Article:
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House passes bill changing voter-approved criminal justice reform

Heide Brandes / Red Dirt Report
Members and supporters of IMPACT discuss their concerns about a bill affecting SQ 780 and 781 during a meeting Wednesday at the Capitol.
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OKLAHOMA CITY -- Despite fierce opposition and public outcry, a House bill that will reinstate felony laws for drug possession near schools passed the Oklahoma House Thursday by a vote of 51-38.

HB 1428 now heads to the Senate. The bill, which originally called for felony charges for those found with drugs near parks, schools, churches, fairgrounds and other public places, was amended to only include school zones.

Oklahoma Representatives Mike Sanders, Scott Biggs, Leslie Osborn and Tim Downing - all Republicans - introduced HB 1482, which also originally required people charged with a second or subsequent felony possession to serve at least 90 percent of their sentence before earning credit for early release.

The bill changes what Oklahomans approved in November, which reduced most drug possession to misdemeanor charges. However, the bill’s authors felt the voters were not aware that drug possession within 1,000 feet of a school would be downgraded as well.

State Questions 780 and 781 were approved by 60 percent by voters in November. Supporters of State Question 780 said passage would reduce the prison populations and reduce costs to taxpayers by treating drug offenders through rehabilitation and mental health services instead of placing them in jail.

The law changed certain non-violent drug- and theft-related crimes from felonies to misdemeanors, which come with a maximum penalty of one year in prison and a fine of $1,000.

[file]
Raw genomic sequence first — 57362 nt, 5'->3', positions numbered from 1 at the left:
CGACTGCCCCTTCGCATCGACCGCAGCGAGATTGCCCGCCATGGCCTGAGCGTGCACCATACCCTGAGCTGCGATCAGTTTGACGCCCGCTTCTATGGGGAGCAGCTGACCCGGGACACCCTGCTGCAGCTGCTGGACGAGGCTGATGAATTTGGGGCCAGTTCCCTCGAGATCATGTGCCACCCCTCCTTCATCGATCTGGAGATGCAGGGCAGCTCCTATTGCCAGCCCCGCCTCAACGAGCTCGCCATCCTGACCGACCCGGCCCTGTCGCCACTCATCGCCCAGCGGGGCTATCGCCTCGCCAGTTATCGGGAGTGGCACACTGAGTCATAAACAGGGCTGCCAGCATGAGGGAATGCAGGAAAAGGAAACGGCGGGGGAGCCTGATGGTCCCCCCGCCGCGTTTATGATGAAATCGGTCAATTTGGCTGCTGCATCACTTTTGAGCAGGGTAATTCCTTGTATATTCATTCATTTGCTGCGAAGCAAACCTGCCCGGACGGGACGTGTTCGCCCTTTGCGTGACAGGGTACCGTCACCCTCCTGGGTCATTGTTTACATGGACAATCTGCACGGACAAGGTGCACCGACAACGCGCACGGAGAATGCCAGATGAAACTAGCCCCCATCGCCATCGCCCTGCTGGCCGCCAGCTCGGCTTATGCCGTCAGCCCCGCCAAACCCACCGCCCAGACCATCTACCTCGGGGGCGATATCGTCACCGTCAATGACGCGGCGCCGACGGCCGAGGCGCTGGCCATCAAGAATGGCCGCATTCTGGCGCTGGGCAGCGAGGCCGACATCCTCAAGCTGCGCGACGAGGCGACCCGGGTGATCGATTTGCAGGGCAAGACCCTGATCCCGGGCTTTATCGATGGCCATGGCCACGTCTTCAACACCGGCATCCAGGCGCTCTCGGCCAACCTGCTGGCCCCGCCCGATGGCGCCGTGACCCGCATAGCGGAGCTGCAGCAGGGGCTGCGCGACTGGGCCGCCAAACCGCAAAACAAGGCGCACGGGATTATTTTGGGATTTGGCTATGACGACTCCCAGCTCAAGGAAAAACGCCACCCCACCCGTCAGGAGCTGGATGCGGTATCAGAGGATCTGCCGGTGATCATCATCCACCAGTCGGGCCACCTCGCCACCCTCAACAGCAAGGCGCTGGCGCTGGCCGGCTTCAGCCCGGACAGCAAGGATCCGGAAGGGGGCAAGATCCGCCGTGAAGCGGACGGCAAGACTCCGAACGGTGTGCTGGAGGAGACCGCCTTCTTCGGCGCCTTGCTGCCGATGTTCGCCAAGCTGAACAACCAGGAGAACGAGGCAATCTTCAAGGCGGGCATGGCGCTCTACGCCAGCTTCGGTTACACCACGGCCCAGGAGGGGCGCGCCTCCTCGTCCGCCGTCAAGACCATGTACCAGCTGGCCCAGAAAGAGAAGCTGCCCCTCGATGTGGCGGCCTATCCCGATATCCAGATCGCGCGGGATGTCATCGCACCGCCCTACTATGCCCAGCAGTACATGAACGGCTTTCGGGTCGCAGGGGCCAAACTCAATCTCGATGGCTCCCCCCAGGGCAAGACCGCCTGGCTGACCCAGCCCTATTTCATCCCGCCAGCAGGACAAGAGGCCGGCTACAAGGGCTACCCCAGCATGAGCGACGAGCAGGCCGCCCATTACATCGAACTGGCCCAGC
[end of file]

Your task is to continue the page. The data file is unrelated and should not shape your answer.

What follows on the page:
State Question 781 redistributes the money saved by the reduced prison costs to counties to fund rehabilitation of criminals.

“This law exists for children and children only. It’s wrong to say this is what the people of Oklahoma chose when we didn’t allow them to vote on it,” said state Rep. Tim Downing, R-Purcell, during debate.

Rep. Scott Biggs, R-Chickasha, another author on the original bill, accused opponents of selling out children in the state to save “a dime or two.”

Biggs suggested opponents of the bill were selling out children.

State Rep. Scott Biggs (R-Chickasha). (Oklahoma House of Representatives)

Rep. Emily Virgin, who opposed the bill, argued that voters knew what they were voting for, and that they realized the state’s prisons were overcrowded.

“They recognized that families are being torn apart and kids are going into the foster system because of our draconian drug laws in Oklahoma,” said Virgin, D-Norman.

State Rep. Emily Virgin (D-Norman) (Olivier Rey / Red Dirt Report)

“I want to make it perfectly clear: House Bill 1482 is an outrageous slap in the face to the voters of Oklahoma,” said former Speaker Kris Steele, a vocal supporter of criminal justice reform, during a rally earlier this month. “The officials have said we don’t understand. I think it may be them who don’t understand.”